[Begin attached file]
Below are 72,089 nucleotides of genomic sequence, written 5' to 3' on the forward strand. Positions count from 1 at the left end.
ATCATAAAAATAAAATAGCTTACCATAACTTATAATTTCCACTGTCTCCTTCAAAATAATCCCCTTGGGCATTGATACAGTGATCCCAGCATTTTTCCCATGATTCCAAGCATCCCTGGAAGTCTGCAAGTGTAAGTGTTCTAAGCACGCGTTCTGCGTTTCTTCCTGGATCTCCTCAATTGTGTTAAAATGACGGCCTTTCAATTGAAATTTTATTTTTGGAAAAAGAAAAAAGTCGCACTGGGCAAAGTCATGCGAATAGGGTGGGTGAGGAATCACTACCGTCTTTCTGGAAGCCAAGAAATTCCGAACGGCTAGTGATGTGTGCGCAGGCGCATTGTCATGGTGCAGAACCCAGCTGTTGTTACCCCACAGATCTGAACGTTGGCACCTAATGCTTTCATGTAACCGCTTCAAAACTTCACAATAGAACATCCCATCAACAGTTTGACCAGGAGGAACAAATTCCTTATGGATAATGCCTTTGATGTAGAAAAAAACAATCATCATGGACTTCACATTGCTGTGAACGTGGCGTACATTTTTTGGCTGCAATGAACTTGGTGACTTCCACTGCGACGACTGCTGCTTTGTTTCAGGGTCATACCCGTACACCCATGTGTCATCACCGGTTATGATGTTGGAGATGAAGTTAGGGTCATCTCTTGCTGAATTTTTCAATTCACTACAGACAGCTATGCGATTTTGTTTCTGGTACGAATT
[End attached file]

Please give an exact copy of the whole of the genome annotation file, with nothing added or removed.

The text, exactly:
Below are 72,089 nucleotides of genomic sequence, written 5' to 3' on the forward strand. Positions count from 1 at the left end.
ATCATAAAAATAAAATAGCTTACCATAACTTATAATTTCCACTGTCTCCTTCAAAATAATCCCCTTGGGCATTGATACAGTGATCCCAGCATTTTTCCCATGATTCCAAGCATCCCTGGAAGTCTGCAAGTGTAAGTGTTCTAAGCACGCGTTCTGCGTTTCTTCCTGGATCTCCTCAATTGTGTTAAAATGACGGCCTTTCAATTGAAATTTTATTTTTGGAAAAAGAAAAAAGTCGCACTGGGCAAAGTCATGCGAATAGGGTGGGTGAGGAATCACTACCGTCTTTCTGGAAGCCAAGAAATTCCGAACGGCTAGTGATGTGTGCGCAGGCGCATTGTCATGGTGCAGAACCCAGCTGTTGTTACCCCACAGATCTGAACGTTGGCACCTAATGCTTTCATGTAACCGCTTCAAAACTTCACAATAGAACATCCCATCAACAGTTTGACCAGGAGGAACAAATTCCTTATGGATAATGCCTTTGATGTAGAAAAAAACAATCATCATGGACTTCACATTGCTGTGAACGTGGCGTACATTTTTTGGCTGCAATGAACTTGGTGACTTCCACTGCGACGACTGCTGCTTTGTTTCAGGGTCATACCCGTACACCCATGTGTCATCACCGGTTATGATGTTGGAGATGAAGTTAGGGTCATCTCTTGCTGAATTTTTCAATTCACTACAGACAGCTATGCGATTTTGTTTCTGGTACGAATT